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Waiting for Mates: Variation in Female Encounter Rates Within and Between Leks of Drosophila Conformis

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Previous work on Drosphila conformis revealed that males were aggregated at trees of Pisonia umbellifera, where they defended individual leaves at mating territories. Leaves of this tree species are distributed in distinct clusters at the ends of branches, and males tended to occupy and females visit the lowest leaves within a given cluster. Larger males were found to dominate smaller ones with the result that larger individuals generally occupied the lowest territories within a cluster. Here, data collected over a 2-year period are used to investigace settlement patterns of D. conformis on two larger spatial scales: between clusters in the same lek and between different leks. Within a single lek, both sexes (but particularly females) appeared to settle preferentially in the larger clusters, and as a result female encounter rates were usually greatest for males that occupied low leaves in large clusters. Moreover, because of this female preference, relatively small (and presumably subordinate) males that held high leaves in large clusters encountered females more frequently than larger males that defended low leaves in small clusters. Among the three leks observed, ratios of males/territory varied only slightly, whereas female arrival rates/territory differed substantially and were greatest for the largest lek. Consequently, the average female encounter rates for males in the largest lek were 1.4-2.4 times greater than those recorded for males in the smaller aggregations.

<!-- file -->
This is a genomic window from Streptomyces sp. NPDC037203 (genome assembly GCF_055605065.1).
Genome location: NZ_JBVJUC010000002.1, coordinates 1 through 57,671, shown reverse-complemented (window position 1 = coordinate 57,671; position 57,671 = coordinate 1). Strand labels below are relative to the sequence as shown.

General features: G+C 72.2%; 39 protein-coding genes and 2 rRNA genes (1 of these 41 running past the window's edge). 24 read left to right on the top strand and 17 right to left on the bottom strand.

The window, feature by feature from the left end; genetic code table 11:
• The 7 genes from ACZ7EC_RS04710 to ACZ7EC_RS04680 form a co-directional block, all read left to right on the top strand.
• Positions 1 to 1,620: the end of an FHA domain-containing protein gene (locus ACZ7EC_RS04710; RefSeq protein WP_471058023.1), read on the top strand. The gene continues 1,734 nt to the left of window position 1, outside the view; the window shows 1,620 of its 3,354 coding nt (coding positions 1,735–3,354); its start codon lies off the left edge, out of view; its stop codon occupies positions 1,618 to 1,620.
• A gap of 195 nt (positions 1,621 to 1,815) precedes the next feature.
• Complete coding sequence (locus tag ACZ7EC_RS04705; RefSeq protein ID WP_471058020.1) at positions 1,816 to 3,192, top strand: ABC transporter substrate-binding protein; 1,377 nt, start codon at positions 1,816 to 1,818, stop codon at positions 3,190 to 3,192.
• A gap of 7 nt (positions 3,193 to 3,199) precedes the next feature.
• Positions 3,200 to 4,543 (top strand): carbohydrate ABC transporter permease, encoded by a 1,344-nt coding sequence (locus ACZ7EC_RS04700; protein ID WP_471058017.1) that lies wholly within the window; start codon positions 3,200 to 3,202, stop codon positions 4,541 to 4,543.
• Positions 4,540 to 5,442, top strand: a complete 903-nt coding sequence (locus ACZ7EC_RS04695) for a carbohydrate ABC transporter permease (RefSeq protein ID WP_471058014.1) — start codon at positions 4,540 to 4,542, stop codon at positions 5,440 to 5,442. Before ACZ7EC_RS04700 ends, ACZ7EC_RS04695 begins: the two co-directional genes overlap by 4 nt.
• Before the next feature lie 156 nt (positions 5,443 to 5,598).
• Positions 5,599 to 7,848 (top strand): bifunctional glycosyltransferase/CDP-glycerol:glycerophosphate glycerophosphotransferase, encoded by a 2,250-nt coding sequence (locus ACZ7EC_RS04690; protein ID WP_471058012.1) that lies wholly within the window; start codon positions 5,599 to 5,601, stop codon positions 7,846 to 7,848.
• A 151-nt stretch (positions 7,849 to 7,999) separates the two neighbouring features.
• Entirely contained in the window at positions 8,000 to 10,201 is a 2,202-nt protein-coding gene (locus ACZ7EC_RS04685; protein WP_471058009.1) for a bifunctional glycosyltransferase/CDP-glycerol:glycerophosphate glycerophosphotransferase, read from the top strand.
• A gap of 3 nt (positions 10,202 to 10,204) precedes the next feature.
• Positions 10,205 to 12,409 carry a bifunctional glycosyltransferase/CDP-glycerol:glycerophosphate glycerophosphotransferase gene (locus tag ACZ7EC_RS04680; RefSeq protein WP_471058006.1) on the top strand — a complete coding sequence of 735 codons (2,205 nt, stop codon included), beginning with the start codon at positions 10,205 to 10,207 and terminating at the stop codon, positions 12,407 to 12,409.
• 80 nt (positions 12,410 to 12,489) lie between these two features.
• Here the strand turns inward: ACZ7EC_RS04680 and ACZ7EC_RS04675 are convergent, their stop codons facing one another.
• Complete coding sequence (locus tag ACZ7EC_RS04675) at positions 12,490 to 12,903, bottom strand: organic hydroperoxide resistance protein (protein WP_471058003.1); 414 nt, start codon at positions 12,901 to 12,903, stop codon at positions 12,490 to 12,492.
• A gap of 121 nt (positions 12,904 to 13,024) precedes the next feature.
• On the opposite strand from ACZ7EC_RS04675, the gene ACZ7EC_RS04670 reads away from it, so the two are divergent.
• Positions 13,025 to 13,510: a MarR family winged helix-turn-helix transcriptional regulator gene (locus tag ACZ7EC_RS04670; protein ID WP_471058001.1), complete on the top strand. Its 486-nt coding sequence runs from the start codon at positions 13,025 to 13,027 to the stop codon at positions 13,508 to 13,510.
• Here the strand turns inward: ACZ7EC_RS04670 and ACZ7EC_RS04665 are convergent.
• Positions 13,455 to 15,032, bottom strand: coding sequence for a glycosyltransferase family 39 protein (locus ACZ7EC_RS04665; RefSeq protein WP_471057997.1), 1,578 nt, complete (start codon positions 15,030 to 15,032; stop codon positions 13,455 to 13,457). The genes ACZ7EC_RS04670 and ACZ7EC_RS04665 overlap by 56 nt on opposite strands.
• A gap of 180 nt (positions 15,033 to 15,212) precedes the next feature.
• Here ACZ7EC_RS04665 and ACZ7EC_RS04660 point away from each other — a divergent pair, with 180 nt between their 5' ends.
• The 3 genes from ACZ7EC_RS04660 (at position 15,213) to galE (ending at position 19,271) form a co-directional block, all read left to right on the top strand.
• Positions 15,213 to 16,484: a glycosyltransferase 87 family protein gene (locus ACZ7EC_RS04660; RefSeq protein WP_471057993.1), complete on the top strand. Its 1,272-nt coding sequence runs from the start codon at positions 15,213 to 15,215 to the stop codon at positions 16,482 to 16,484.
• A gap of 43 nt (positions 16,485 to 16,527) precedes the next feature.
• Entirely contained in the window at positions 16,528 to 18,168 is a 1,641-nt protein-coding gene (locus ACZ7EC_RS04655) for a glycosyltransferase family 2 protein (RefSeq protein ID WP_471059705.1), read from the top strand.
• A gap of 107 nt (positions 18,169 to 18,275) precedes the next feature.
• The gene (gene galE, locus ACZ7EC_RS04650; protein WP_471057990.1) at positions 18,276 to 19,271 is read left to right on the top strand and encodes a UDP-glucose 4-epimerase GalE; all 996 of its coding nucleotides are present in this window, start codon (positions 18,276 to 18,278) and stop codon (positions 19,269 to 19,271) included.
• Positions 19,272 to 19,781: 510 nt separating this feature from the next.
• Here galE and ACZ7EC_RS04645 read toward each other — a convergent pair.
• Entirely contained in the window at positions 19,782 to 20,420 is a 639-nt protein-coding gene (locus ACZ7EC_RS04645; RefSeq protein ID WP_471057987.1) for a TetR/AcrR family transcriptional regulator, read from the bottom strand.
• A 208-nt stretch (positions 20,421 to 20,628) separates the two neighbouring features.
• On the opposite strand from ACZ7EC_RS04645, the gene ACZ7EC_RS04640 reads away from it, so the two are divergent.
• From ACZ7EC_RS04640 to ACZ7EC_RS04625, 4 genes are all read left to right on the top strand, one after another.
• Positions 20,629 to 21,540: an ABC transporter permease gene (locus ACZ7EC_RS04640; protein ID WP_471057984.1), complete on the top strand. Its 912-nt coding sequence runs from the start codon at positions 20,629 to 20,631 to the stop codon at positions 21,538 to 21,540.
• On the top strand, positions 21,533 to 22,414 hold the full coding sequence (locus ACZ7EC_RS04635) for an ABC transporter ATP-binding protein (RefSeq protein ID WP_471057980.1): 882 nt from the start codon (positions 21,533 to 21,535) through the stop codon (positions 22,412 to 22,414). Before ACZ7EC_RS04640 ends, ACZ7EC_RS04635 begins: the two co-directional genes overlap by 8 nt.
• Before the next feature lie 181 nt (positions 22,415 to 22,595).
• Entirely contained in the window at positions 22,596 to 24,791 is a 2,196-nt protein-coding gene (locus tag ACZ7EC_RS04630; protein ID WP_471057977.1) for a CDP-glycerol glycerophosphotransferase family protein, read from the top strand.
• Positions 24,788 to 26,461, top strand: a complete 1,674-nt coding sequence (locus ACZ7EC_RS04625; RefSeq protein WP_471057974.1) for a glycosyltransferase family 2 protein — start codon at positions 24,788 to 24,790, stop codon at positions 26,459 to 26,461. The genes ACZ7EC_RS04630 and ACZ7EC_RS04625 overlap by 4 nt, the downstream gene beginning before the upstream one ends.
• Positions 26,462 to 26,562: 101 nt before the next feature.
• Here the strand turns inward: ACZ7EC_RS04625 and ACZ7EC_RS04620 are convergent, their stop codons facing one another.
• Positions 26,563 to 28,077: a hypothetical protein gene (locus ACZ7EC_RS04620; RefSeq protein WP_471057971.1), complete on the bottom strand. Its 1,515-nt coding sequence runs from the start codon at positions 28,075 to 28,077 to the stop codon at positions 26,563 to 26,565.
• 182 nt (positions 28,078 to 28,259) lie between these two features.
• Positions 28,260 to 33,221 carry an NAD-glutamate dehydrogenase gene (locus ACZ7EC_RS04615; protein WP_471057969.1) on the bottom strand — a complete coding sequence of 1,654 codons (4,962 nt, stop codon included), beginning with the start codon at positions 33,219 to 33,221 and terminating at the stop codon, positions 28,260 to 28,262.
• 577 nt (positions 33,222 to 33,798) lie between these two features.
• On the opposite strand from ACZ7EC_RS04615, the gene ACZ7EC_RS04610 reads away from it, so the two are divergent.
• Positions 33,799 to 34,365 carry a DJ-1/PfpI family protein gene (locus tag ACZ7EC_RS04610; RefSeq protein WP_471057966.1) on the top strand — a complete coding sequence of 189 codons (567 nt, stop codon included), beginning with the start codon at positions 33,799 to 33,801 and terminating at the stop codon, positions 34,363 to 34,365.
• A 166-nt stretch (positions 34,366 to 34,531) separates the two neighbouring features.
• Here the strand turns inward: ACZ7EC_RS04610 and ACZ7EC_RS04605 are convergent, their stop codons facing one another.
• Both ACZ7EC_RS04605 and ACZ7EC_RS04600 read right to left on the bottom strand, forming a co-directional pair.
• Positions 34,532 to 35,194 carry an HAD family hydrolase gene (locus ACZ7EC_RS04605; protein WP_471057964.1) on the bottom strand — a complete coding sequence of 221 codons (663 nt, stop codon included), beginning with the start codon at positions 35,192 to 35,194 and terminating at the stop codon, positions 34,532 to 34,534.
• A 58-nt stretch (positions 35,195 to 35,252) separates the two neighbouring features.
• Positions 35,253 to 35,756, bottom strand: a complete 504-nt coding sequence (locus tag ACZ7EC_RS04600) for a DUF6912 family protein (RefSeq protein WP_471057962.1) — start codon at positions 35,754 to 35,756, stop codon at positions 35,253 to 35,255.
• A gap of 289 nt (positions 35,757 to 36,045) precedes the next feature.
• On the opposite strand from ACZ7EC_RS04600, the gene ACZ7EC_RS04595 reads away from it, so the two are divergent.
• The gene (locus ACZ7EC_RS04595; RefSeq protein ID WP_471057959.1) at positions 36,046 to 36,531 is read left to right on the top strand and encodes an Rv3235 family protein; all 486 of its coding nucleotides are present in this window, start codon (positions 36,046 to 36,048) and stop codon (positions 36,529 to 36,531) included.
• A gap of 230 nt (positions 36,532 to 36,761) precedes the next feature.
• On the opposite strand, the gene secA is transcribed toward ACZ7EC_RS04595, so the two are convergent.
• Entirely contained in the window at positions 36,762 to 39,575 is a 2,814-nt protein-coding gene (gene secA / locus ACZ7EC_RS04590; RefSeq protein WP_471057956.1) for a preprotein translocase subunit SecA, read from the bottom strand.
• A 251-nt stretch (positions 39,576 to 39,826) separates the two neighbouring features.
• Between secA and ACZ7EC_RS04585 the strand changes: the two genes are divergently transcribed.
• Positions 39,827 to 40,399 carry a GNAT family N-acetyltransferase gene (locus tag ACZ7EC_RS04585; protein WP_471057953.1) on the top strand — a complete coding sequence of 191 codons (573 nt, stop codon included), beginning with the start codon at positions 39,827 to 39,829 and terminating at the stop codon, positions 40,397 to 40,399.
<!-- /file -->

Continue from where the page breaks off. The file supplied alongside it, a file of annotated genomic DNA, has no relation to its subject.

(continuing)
Affiliations: 1: Hawaiian Evolutionary Biology Program, University of Hawaii, Honolulu, HI 96822 U.S.A.


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